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Software does desktop publishing feats with ease COMPUTERS


Stop the presses. Several new editions of desktop publishing software have appeared that make it easier to create impressive business documents.

Pagemaker from the Aldus Corp. and Quark Xpress from Quark Inc., the two most popular desktop publishing programs for Macintosh and Windows computers, have added powerful features for graphics professionals.

And for computer novices who have been drafted to produce the company softball team's newsletter, the Microsoft Corp.'s Publisher 2.0 for Windows is a solid hit.

Desktop publishing programs are essentially electronic pasteboards that allow computer users to design, and redesign, pages complete with text, graphics, scanned photographs, headlines and other elements of a printed page.

The simplest programs are suitable for producing everyday business documents, which are typically sent to a laser printer and perhaps later to a photocopier. The advanced programs can produce not just simple documents but annual reports and other projects that require fancy color, high-quality black-and-white printing or precision in-page design.

Microsoft, perhaps more than any other big software company, has made it a priority to create easy-to-use software. Publisher 2.0, which requires Microsoft Windows, is the best choice for people who want to become desktop publishers without beating their heads on the desk.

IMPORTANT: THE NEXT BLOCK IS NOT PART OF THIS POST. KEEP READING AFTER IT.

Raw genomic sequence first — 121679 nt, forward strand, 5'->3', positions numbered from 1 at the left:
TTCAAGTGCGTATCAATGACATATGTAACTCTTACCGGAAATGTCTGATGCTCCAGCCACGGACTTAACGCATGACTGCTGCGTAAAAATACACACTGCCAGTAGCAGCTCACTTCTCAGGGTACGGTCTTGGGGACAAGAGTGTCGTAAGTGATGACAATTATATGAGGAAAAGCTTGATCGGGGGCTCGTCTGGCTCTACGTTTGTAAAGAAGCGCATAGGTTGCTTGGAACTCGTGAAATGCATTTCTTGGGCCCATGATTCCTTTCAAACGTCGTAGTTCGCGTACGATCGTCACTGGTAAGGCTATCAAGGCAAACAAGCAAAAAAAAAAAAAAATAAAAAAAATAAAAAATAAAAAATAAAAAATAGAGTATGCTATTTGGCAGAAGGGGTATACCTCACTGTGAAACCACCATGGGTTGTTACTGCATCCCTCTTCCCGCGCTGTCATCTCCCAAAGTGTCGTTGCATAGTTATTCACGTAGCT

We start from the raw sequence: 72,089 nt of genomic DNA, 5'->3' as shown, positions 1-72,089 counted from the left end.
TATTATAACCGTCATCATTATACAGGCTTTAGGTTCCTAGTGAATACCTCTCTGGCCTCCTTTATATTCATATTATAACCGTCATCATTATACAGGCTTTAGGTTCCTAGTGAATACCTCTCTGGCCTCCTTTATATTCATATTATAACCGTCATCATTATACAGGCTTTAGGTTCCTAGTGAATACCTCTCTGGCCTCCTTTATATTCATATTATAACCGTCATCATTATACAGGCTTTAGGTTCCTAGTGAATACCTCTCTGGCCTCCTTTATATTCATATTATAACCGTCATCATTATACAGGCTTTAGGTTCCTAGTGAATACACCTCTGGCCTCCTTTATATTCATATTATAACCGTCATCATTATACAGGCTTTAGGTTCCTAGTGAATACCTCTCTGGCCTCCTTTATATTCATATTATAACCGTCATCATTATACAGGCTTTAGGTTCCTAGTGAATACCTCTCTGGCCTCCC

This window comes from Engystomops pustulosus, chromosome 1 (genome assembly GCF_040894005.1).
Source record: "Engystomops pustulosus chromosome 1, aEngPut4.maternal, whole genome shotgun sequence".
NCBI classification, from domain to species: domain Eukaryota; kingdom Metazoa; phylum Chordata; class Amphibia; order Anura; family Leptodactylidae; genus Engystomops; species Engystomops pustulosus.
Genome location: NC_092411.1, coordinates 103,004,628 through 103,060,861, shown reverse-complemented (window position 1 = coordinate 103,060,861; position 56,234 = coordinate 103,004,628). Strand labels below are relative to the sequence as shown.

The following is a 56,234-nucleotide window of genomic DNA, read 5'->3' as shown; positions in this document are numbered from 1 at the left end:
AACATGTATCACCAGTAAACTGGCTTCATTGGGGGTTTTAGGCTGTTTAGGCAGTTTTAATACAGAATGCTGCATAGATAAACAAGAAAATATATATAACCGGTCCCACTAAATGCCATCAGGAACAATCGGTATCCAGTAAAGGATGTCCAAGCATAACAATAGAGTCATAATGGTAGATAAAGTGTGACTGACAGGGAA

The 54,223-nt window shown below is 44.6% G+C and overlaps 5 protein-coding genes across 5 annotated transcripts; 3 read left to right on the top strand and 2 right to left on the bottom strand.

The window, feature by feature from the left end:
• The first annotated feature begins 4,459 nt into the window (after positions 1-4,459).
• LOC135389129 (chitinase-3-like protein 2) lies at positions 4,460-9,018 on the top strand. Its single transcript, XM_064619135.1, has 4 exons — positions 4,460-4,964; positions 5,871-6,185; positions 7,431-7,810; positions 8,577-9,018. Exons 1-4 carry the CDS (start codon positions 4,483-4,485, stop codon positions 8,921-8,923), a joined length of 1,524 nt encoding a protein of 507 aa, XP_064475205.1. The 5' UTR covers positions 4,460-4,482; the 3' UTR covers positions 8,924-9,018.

The first version of Publisher introduced the concept of Page Wizards, which are semiautomatic guides for producing visually appealing documents without spending hours struggling with a manual. The user simply selects an example of a snazzy-looking document from a Wizard menu, adds his or her own type and maybe a graphic or two, and the Page Wizard does the rest. Using the Wizards is not mandatory, but they come in handy for those who do not care to become publishing professionals.

The Wizards are capable of creating most types of documents found in the corporate world, from business cards and letterheads to brochures and newsletters. If the user gets stuck, Publisher also has a feature called Cue Cards, which explain how to do something.

Graphics professionals may jeer at such prefabricated documents and note that Publisher has but a fraction of the power of a program like Pagemaker or Quark Xpress. And they're right that Publisher cannot handle complex four-color separations or manipulate graphics with pixel-by-pixel control.

On the other hand, I recall poring over the manuals while attempting to make a monthly calendar using an early version of Pagemaker; it was August by the time I figured out how to create "July." With Publisher, an attractive and useful calendar emerges after a few clicks of the mouse.

Publisher 2.0 also deserves praise for another feature: Its suggested list price is $199, in contrast with $895 for Pagemaker or Quark.

Pagemaker was the first personal computer program that allowed someone with a Macintosh computer and laser printer to produce professional-looking documents. Later, Pagemaker for Windows made it possible to share files in offices where Macs and PCs coexisted. But over the years, as desktop publishing became one of the most important uses of office computers, Pagemaker was squeezed from the bottom and the top.